How To Train the New Generation

The workforce is quickly being replaced by millennials. Training managers need to modify their teaching strategies and course delivery methods to rein in the potential and the learning styles of millennials.

Below, different strategies to train the next generations in companies are shown:

Non-formal learning

Non-formal learning includes various structured learning situations, which do not either have the level of curriculum, syllabus, accreditation and certification associated with 'formal learning', but have more structure than that associated with 'informal learning', which typically take place naturally and spontaneously as part of other activities. This type of learning may or may not be intentional or arranged by the organization, but is usually organized in some way, even if it is loosely organized. Usually, there are no formal credits or certification granted in non-formal learning situations.

Some examples of non formal learning:

  • Organizing seminars within the corporation that explain new approaches and organizational strategies.
  • Develop and launch workshops introducing new products of the company
  • Arrange creative workshops jointly with product development and involve senior experts to initiate ideas in to the workflow.
  • Set up “on the job” sessions, where seniors are teaching younger colleagues about the machines, showing them technical aspects they know.

 

Intergenerational learning

Intergenerational learning involves people of different generations becoming engaged in learning from each other and learning together. Intergenerational learning can be considered as the reciprocal exchange of knowledge between people of all ages so they can learn together, and learn from each other and from those in a variety of sectors, such as culture, environment, sociability, education, mediation, prevention, recreation, ICT, etc.

Different types of activities can be defined according to distinct principles, even if they overlap here and there or even share certain aspects:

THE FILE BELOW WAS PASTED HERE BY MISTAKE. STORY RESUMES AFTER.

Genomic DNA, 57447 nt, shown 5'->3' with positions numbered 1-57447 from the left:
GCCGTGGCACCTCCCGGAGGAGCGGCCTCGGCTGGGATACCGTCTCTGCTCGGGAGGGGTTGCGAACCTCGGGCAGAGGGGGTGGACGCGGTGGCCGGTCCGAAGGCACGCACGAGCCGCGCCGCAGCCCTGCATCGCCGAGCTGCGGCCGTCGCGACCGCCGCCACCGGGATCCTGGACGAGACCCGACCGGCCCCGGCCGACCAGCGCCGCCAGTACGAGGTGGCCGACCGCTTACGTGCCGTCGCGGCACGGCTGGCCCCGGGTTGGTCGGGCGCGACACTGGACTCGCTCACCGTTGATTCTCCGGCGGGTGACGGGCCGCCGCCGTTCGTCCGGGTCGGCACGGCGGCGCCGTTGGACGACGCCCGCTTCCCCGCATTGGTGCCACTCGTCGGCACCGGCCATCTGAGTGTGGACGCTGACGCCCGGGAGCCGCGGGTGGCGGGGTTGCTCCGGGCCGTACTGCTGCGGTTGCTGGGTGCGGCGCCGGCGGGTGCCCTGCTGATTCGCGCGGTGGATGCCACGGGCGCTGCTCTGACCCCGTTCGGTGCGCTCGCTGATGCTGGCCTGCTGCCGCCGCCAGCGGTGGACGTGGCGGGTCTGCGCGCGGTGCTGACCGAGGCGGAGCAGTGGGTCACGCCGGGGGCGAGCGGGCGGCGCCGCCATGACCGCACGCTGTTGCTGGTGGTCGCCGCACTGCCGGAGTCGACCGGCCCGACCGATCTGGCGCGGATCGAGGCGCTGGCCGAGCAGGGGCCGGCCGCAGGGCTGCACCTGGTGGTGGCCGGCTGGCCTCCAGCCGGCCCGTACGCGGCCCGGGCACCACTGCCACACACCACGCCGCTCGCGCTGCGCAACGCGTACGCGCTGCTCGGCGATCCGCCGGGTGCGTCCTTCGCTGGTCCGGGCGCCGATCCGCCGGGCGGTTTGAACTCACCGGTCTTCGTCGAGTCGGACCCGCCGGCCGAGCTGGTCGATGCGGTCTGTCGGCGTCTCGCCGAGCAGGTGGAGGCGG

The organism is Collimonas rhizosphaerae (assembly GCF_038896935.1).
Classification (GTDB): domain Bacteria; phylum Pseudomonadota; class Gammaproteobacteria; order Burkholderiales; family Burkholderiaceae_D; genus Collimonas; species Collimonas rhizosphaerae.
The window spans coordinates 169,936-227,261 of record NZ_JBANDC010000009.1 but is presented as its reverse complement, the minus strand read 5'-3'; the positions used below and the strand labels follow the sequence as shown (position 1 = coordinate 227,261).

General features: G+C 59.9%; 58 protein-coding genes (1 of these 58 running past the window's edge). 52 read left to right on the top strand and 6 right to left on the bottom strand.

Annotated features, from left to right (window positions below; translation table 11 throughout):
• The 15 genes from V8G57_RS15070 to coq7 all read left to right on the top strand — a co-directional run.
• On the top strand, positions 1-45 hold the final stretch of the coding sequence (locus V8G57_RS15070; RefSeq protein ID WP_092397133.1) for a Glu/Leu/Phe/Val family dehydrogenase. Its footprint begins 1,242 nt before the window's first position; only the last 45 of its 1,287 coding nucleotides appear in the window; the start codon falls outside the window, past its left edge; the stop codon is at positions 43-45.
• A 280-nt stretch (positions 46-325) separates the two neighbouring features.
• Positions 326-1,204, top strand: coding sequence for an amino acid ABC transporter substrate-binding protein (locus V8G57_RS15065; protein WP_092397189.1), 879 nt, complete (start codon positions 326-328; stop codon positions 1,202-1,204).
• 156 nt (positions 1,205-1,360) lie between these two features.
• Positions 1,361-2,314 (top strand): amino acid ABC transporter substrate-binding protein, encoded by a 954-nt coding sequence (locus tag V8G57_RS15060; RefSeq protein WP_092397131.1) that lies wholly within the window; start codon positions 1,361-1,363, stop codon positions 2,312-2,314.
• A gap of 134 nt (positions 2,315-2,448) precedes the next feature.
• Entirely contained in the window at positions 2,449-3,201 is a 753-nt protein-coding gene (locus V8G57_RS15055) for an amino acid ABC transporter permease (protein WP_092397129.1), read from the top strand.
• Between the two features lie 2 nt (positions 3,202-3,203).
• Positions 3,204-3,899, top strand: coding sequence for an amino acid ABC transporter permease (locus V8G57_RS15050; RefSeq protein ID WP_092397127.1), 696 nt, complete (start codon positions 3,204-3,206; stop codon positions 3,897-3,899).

• arrange informal social gatherings,
  • transfer of experiences, knowledge, know-how and memories,
  • creative days (artistic, cultural or other),
  • corporate active solidarity towards those in difficulty.

 

Non-formal learning as a tool for knowledge transference and intergenerational learning

Non formal learning activities, as mentioned earlier, are learning occasions, courses, that do not provide certification, but so pass over knowledge on a specific topic. Non formal learning activities can include lectures, seminars or moderated group sessions. Non formal learning methods can be used to transfer knowledge and can also foster intergenerational learning.

Many companies rely on senior experts and leaders and try to set up multigenerational teams to allow the mixture of different approaches. In many cases, multigenerational teams are set up and are asked to work together on project basis. If a company’s HR strategy includes elements of intergenerational learning, a few basic facts need to be observed beforehand.

When setting up multigenerational teams and learning paths, the right setting needs to be provided for the participating members. If it is not planned and prepared wisely, it can easily cause internal conflicts and result in slowing down development processes.

What can these obstacles be?

Due to the differences in social backgrounds and age, many team members (seniors and younger colleagues) eventually face conflicts during the joint working period. More than a third of all employees say they have experienced intergenerational conflict in the workplace. (example of Communication problems, see UNIT13)